Low Mortgage Rates and Improved Job Prospects Still Not Triggering Big Demand in Housing Market

Low Mortgage RatesRecently released data revealed this week that the recent drop in mortgage interest rates and much-improved employment prospects have not been enough of a fillip to motivate consumers to purchase new homes.

The National Association of Home Builders/Wells Fargo Housing Market Index, which measures confidence among home builders, dropped for a third straight month and reached its lowest level since summer 2014, slipping two points to 53 in March 2015. And while this is the lowest confidence level since July 2014, it is still indicative of optimism among builders, as the score remains above the crucial 50 mark.

Last month, the NAHB had pinned the blame on winter weather – a common culprit in the first few months of a calendar year – for the slip in builder confidence. In March, however, the variables had changed, as builders singled out labor shortages, stringent mortgage lending requirements, and a lack of vacant lot supply, thus depriving builders of chances to build homes on vacant land.
But with construction and home sales ticking upwards, the NAHB is upbeat with regards to prospects for calendar 2015, and expects a resurgence of activity in the spring. “We are expecting solid gains in the housing market this year, buoyed by sustained job growth, low mortgage interest rates, and pent-up demand,” said NAHB chief economist David Crowe in a statement.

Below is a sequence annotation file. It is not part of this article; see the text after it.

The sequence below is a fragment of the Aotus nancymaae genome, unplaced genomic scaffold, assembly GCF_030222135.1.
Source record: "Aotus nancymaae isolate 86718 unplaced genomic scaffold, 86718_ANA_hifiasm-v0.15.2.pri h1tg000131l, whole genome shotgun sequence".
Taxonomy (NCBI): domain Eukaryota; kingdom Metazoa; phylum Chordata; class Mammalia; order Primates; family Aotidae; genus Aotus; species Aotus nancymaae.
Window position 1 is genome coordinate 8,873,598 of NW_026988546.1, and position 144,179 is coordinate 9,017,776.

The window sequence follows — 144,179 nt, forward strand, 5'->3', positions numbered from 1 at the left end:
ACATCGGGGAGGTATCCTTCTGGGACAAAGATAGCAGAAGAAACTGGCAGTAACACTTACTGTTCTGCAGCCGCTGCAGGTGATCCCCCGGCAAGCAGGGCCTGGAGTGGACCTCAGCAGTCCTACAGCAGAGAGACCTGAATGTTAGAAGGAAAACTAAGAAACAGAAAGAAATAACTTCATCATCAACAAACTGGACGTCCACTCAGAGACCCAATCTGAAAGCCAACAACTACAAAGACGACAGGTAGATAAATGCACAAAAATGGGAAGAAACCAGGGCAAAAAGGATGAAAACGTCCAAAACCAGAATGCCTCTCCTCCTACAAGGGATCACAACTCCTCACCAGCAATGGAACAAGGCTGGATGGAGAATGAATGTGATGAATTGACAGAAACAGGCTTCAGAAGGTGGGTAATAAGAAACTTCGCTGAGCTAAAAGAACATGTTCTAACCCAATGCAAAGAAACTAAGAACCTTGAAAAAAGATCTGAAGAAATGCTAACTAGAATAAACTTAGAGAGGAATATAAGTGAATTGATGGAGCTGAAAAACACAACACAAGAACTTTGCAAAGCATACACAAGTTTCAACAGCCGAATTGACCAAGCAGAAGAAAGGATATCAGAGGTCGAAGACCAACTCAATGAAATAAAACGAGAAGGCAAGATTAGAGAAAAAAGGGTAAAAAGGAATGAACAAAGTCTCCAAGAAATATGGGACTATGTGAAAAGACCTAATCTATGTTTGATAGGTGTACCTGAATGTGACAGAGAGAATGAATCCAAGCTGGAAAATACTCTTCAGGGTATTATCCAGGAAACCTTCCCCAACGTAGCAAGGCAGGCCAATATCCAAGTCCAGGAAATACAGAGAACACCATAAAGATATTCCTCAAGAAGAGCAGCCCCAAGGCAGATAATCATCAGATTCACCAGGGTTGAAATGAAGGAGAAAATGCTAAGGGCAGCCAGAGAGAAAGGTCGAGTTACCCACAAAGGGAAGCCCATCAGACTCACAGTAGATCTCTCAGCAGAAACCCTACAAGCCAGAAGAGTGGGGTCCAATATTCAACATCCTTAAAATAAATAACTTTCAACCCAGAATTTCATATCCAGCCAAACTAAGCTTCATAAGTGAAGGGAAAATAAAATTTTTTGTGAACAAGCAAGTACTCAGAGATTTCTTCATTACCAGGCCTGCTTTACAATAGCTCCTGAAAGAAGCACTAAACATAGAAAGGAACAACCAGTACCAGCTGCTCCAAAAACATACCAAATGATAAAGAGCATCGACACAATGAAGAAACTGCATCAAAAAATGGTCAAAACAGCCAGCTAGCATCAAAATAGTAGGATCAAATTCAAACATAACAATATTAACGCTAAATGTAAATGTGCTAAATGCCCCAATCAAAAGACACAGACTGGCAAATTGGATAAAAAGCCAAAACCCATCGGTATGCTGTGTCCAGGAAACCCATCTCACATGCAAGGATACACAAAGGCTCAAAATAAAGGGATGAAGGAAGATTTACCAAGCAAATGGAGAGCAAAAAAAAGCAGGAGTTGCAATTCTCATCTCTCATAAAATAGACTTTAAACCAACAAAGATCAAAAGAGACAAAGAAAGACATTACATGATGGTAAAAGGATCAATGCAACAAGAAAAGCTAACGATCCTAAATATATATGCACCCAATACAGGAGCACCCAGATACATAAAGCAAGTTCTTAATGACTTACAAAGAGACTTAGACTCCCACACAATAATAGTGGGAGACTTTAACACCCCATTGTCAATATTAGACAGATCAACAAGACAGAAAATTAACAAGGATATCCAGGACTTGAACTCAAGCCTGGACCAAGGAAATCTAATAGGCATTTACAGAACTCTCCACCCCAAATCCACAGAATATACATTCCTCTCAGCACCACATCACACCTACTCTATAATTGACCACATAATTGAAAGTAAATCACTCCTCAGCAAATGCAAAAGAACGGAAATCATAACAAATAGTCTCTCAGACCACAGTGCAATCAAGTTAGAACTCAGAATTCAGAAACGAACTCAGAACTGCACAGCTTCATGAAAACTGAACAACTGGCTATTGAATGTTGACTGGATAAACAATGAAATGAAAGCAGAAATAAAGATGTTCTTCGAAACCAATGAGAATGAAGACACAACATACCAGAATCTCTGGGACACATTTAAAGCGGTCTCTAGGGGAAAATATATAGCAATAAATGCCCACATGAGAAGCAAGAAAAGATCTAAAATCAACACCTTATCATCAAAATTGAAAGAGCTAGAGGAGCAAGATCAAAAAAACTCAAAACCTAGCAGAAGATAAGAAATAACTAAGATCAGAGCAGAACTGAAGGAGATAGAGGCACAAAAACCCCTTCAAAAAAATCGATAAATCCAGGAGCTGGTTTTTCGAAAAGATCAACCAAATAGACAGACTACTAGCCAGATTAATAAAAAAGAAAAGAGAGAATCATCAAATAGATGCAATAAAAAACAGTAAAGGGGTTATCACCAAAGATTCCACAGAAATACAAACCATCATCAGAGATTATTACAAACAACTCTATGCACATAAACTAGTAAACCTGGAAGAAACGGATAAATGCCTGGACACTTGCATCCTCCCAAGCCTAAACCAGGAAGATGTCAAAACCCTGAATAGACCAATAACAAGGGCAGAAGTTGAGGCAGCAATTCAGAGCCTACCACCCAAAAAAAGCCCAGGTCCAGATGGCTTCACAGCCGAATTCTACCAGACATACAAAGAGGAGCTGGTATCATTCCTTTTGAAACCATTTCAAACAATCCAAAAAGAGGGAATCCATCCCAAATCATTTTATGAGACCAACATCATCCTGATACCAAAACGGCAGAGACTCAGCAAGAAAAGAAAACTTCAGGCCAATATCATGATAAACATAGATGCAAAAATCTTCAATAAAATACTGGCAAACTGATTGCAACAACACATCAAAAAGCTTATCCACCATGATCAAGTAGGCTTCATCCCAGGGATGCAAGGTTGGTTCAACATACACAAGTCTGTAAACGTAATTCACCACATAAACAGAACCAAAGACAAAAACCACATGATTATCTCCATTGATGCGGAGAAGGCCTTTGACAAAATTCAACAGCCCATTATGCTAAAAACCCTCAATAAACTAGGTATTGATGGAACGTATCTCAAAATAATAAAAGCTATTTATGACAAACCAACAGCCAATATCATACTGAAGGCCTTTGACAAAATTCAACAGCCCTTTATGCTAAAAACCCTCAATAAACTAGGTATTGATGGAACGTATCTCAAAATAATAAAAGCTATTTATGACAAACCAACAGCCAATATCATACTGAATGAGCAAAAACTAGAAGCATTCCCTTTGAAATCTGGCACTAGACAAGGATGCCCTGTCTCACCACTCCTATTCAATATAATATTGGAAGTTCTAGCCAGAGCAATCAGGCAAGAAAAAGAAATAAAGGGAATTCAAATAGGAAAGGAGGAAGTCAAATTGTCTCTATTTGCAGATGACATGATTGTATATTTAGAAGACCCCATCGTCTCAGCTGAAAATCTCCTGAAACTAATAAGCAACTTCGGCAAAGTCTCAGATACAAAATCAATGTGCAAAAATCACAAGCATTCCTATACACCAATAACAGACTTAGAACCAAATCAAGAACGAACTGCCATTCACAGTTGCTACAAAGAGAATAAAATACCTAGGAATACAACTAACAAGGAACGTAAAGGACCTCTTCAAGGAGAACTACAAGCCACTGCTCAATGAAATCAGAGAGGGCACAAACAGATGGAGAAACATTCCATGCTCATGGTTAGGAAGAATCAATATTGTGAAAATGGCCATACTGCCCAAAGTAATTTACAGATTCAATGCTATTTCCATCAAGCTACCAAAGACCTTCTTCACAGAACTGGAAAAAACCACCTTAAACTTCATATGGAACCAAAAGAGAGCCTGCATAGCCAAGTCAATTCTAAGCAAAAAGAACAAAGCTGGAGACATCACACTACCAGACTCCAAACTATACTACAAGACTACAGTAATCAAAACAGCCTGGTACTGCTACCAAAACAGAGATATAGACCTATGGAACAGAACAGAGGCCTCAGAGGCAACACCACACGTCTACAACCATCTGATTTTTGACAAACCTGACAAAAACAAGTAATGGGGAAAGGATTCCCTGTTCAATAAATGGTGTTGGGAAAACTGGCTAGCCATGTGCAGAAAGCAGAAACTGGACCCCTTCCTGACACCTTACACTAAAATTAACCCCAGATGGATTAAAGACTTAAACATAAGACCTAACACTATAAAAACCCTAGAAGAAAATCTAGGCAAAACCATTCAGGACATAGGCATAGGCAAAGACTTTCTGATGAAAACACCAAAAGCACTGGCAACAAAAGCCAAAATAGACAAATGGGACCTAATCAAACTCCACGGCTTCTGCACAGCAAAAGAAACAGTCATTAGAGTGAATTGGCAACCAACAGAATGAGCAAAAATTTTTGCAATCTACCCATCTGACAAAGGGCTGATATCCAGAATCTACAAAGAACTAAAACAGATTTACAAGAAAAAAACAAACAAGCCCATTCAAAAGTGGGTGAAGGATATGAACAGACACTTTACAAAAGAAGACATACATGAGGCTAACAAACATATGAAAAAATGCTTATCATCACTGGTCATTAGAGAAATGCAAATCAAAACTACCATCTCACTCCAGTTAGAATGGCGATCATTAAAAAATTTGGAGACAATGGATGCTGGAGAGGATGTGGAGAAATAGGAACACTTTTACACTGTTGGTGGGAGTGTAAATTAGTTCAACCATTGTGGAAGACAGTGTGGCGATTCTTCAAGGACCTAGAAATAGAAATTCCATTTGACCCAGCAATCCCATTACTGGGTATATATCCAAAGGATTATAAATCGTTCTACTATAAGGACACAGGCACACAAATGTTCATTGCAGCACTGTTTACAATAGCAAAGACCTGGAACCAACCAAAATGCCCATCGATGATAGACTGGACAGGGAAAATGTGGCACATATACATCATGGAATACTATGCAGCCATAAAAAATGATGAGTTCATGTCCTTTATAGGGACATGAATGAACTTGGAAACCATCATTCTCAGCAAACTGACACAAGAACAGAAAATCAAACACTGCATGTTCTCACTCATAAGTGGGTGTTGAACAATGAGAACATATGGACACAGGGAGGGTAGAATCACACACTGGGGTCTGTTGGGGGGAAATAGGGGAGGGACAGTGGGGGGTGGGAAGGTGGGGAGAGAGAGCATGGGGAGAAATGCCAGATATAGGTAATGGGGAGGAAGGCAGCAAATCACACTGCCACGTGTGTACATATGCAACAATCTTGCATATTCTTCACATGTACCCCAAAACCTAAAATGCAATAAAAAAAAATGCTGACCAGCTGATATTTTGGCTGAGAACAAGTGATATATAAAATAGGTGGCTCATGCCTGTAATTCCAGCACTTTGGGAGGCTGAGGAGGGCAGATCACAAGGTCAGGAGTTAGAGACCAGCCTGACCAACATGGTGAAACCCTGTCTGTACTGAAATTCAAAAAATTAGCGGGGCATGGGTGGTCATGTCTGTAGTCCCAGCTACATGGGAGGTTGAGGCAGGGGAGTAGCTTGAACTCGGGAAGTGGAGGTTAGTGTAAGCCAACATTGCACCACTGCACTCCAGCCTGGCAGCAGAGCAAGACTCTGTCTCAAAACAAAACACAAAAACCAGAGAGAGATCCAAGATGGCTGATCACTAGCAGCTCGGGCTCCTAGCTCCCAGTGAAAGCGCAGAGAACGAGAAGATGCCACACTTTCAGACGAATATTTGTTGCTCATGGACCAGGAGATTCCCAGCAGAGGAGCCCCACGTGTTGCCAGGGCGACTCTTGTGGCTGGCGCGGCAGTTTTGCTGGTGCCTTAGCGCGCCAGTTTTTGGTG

The NAHB’s report on builder confidence is far from being the only interesting housing report due to arrive this week. Later on today, the U.S. government will be releasing its housing starts report for February 2015.

According to a recent MarketWatch poll, construction on new homes may drop from an annualized figure of 1.07 million in January to 1.03 million in February. Despite the decline, this is widely considered to be a solid figure, but not a spectacular one. Still, all eyes will be on this report when it is released, as it may or may not prove whether higher employment and lower mortgage rates are really enough to whet consumer appetite for real estate.

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